Normally you hear of currency values and stock prices rising on falling based on events in the world (positive or negative). It’s amazing to see how one little thing can change the prices of commodities. In particular, I found this (bitcoin) example particularly interesting because it’s a relatively insulated economy (i.e., it doesn’t seem to be affected by factors in the traditional market).
tl;dr version: Bitcoin prices were hovering around $8/bc. They jumped to $19/bc when Wired magazine posted an article about an underground market where you can buy illegal drugs using bitcoins.
Update: I was looking at closing prices and so it was showing only prices from the end-of-day. Here’s a chart that includes yesterday’s data. The closing price was a little over $30/bc. That’s an almost 700% increase since the 1st!
… with some numbers I found on the Internet.
I came across a few quotes that illustrate why Central Banks (like the Fed) are bad. I think they accurately describe the economic situation that Americans face today. These are from president Andrew Jackson; the only president to abolish the Central Bank and the only president who got rid of the national debt (all emphasis is mine):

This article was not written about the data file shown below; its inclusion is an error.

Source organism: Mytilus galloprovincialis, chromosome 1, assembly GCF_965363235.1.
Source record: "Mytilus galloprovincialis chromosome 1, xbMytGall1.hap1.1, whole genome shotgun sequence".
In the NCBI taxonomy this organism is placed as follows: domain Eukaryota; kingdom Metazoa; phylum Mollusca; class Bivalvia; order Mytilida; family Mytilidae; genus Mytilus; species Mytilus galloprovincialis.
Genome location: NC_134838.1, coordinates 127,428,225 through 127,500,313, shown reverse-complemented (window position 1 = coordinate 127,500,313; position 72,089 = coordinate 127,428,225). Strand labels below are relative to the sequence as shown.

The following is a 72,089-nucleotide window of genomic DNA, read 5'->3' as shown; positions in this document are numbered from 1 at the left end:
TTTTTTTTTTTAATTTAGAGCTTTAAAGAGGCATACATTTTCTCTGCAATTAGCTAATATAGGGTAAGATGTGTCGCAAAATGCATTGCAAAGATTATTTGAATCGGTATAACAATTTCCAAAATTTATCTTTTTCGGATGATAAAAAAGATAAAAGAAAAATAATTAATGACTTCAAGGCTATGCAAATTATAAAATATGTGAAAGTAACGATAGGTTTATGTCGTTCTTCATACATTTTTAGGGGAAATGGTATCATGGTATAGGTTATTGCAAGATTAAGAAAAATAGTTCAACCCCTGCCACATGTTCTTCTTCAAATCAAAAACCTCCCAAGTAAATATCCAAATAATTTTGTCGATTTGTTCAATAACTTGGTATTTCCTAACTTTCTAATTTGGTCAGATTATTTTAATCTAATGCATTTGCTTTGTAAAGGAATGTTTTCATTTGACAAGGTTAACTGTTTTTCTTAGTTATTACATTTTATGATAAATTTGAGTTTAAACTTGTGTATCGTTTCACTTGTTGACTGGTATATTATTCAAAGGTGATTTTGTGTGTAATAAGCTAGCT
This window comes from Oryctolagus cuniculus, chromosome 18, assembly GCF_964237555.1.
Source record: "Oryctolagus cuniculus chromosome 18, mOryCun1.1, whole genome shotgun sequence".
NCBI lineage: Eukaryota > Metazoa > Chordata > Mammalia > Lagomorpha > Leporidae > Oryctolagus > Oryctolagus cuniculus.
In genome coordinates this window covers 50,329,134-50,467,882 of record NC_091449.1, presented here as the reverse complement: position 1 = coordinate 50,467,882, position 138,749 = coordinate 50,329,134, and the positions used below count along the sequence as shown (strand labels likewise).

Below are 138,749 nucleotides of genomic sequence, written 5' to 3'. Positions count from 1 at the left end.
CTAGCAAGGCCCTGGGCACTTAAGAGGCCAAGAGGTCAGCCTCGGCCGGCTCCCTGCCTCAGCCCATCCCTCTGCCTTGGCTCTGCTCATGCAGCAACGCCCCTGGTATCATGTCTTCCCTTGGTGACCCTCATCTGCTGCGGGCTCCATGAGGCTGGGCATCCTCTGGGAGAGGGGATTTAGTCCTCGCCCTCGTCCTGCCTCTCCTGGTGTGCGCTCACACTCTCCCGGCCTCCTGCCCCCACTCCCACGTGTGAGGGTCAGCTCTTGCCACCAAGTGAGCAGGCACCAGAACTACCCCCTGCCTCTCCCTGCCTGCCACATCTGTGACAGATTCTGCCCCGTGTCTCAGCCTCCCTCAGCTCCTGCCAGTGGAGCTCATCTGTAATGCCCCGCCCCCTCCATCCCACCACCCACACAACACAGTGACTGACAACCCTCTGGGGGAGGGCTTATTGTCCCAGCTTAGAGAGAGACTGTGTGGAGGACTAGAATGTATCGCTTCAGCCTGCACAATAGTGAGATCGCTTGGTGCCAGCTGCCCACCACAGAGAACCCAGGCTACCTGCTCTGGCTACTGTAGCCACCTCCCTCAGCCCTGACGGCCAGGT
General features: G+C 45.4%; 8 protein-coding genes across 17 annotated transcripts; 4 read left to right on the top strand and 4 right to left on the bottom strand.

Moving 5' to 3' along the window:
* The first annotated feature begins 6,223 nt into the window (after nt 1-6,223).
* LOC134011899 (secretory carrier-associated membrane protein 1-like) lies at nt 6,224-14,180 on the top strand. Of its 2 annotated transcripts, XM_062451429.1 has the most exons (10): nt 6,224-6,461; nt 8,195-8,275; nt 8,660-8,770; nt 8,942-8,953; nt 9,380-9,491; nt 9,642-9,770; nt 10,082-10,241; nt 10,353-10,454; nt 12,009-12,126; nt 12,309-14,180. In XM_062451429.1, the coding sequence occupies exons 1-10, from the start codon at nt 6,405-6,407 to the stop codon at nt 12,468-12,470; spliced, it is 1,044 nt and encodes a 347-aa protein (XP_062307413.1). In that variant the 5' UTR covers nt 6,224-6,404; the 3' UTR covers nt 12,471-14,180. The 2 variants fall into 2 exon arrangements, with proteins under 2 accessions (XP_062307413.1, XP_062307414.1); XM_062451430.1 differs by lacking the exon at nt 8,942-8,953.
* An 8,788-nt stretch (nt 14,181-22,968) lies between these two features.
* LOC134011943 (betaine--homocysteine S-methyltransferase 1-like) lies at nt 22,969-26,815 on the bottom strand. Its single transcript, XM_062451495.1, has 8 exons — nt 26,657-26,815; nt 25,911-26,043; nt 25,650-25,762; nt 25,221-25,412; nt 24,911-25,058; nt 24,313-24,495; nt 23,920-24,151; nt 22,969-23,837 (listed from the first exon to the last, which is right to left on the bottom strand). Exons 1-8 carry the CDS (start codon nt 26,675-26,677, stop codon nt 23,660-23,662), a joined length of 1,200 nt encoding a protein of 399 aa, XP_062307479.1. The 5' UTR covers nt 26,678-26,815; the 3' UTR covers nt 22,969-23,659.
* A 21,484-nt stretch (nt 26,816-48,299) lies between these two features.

The bold effort the present (central) bank had made to control the government … are but premonitions of the fate that await the American people should they be deluded into a perpetuation of this institution or the establishment of another like it. –Andrew Jackson
I am one of those who do not believe that a national debt is a national blessing, but rather a curse to a republic; inasmuch as it is calculated to raise around the administration a moneyed aristocracy dangerous to the liberties of the country. –Andrew Jackson
Gentlemen, I have had men watching you for a long time and I am convinced that you have used the funds of the bank to speculate in the breadstuffs of the country. When you won, you divided the profits amongst you, and when you lost, you charged it to the bank. You tell me that if I take the deposits from the bank and annul its charter, I shall ruin ten thousand families. That may be true, gentlemen, but that is your sin! Should I let you go on, you will ruin fifty thousand families, and that would be my sin! You are a den of vipers and thieves. –Andrew Jackson
It is to be regretted that the rich and powerful too often bend the acts of government to their selfish purposes. –Andrew Jackson
This side-by-side comparison of the front pages of the BBC and CNN, says it all:
Buckyballs and Zen Magnets make nearly identical magnetic toys. Zen Magnets started a campaign where they sold both sets on eBay and asked customers to compare. Buckyballs CEO responded with a legal threat, and Zen Magnets posted a video on YouTube responding to their threat, showing how to compare the quality of both the toys. Buckyballs sent a DMCA takedown notice (a completely frivolous one) to YouTube and YouTube removed the video. Zen Magnets sent a counter take-down notice, but the video still hasn’t come back up.